Certain types of foods and some aromas can trigger nausea, so it is important to avoid them as much as possible. Pregnant women must not consume greasy, highly seasoned or spicy food. Decrease external stimuli by staying in a clean environment that is free of foul odors such as garbage and rotten food, or strong odors such as perfume, air fresheners and the like. Also, avoid wearing tight, fitting clothes that constrict the abdomen.
Applying acupressure on the wrist may also prove to be helpful. This may be done by placing a special band around the wrist – one that is not too tight or too loose. Research shows that exerting pressure on this area stimulates the brain to produce hormones that would aid in the prevention of morning sickness.
If all these interventions fail to alleviate morning sickness, try asking a physician for medical treatment. Usually, they would prescribe an appropriate antiemetic (a medication that controls and prevents nausea and vomiting) that does not pose any harmful side effects to the fetus. Do not self-prescribe any medication. It is also recommended for the woman to take vitamin B6 supplements. Consult the physician for the appropriate dose.
Poorly managed morning sickness may result in dehydration and inadequate nutrition. The woman should see her physician if any of the following symptoms is observed: dark-tinted urine, inability to hold down food or fluids for at least 24 hours, severe dizziness, fainting spells, fever, or hematemesis (vomiting of blood).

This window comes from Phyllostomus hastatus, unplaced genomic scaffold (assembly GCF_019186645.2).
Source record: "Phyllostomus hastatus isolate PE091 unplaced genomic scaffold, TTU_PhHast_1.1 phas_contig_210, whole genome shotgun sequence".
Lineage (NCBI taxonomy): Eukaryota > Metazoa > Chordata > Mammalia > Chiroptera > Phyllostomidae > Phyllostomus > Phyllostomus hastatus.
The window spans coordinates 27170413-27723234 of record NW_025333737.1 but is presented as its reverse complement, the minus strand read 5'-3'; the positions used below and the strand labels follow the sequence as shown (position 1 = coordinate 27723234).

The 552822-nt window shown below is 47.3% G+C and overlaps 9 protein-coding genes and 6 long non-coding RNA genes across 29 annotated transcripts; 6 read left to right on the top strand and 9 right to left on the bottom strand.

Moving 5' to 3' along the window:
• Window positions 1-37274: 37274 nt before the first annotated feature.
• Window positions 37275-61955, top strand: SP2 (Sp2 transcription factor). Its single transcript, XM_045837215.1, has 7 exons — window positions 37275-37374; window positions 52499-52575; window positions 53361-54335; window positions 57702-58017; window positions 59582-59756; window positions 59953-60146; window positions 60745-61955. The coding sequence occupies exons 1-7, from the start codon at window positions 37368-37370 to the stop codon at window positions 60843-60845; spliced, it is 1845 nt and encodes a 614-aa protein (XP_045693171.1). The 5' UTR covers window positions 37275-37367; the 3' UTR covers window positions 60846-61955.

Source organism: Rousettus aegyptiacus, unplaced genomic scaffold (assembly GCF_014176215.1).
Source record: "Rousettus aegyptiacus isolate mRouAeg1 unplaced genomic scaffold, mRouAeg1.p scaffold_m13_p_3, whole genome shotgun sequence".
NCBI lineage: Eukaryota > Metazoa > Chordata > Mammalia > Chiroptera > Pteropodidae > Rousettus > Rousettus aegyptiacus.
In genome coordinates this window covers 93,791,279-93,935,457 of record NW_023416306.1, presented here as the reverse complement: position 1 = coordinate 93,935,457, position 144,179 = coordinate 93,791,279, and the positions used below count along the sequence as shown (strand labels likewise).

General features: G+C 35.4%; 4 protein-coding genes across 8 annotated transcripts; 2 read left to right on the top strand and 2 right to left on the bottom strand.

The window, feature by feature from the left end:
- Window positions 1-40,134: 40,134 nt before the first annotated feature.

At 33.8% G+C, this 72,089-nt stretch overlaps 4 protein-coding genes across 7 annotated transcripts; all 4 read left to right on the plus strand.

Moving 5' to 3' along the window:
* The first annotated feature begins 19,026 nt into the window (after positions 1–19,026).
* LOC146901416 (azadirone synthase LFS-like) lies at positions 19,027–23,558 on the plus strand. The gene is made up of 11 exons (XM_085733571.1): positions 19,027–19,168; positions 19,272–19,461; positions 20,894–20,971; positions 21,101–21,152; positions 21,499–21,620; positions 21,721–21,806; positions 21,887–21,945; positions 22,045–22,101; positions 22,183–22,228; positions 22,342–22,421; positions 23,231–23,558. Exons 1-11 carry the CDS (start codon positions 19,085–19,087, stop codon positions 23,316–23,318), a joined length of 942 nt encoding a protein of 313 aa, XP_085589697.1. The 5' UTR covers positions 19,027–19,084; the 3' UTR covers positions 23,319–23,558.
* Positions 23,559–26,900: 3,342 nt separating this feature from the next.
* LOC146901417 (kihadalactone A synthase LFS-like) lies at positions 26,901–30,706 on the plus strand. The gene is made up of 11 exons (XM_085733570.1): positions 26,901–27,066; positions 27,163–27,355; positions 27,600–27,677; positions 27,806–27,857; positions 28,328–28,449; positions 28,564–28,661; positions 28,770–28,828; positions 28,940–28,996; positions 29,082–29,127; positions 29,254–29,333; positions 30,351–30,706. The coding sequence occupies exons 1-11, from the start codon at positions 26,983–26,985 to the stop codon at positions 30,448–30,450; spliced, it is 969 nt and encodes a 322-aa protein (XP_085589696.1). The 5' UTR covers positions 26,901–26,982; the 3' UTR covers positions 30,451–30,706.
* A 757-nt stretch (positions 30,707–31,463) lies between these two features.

Although properly managed emesis gravidarum does not cause harm to the pregnant mother or the fetus, if it persists for more than 14 weeks, it may be a sign of a more severe condition called hyperemesis gravidarum. This is a rare condition that affects about 1% of the population. Women who experience this are unable to achieve adequate nutrition due to severe nausea and vomiting. The main problem in this condition is dehydration which occurs due to the excessive loss of fluids. Subsequently, there is also a considerable amount of weight loss. The mother is advised to seek medical intervention at the nearest health care facility.
If left untreated, the fetus may become severely malnourished, decreasing its chances of survival. There may also be electrolyte imbalances which are potentially dangerous for both the fetus and the mother.